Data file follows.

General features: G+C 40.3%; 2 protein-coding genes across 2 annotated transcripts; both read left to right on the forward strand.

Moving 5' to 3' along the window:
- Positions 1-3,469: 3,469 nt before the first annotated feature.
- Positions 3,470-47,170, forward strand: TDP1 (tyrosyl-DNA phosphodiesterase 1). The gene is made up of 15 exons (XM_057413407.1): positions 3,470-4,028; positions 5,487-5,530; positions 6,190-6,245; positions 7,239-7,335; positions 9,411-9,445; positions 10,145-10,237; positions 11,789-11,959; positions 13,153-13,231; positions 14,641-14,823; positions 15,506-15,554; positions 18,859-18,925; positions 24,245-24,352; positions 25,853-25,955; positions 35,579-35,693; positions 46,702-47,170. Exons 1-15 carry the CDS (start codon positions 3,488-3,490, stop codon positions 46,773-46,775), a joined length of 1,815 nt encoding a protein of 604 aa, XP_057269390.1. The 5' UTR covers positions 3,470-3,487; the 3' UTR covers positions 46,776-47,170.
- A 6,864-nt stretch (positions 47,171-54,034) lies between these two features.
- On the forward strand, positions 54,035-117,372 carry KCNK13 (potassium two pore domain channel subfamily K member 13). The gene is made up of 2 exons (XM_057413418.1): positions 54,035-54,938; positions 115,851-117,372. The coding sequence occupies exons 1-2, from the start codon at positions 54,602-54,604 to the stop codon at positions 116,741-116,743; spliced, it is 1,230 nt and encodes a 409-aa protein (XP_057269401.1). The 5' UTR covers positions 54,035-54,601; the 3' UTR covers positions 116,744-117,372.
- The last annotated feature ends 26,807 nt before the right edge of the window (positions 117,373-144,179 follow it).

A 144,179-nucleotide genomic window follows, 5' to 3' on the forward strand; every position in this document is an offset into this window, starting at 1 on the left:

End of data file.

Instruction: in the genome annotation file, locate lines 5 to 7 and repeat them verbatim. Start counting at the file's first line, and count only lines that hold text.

- A 6,864-nt stretch (positions 47,171-54,034) lies between these two features.
- On the forward strand, positions 54,035-117,372 carry KCNK13 (potassium two pore domain channel subfamily K member 13). The gene is made up of 2 exons (XM_057413418.1): positions 54,035-54,938; positions 115,851-117,372. The coding sequence occupies exons 1-2, from the start codon at positions 54,602-54,604 to the stop codon at positions 116,741-116,743; spliced, it is 1,230 nt and encodes a 409-aa protein (XP_057269401.1). The 5' UTR covers positions 54,035-54,601; the 3' UTR covers positions 116,744-117,372.
- The last annotated feature ends 26,807 nt before the right edge of the window (positions 117,373-144,179 follow it).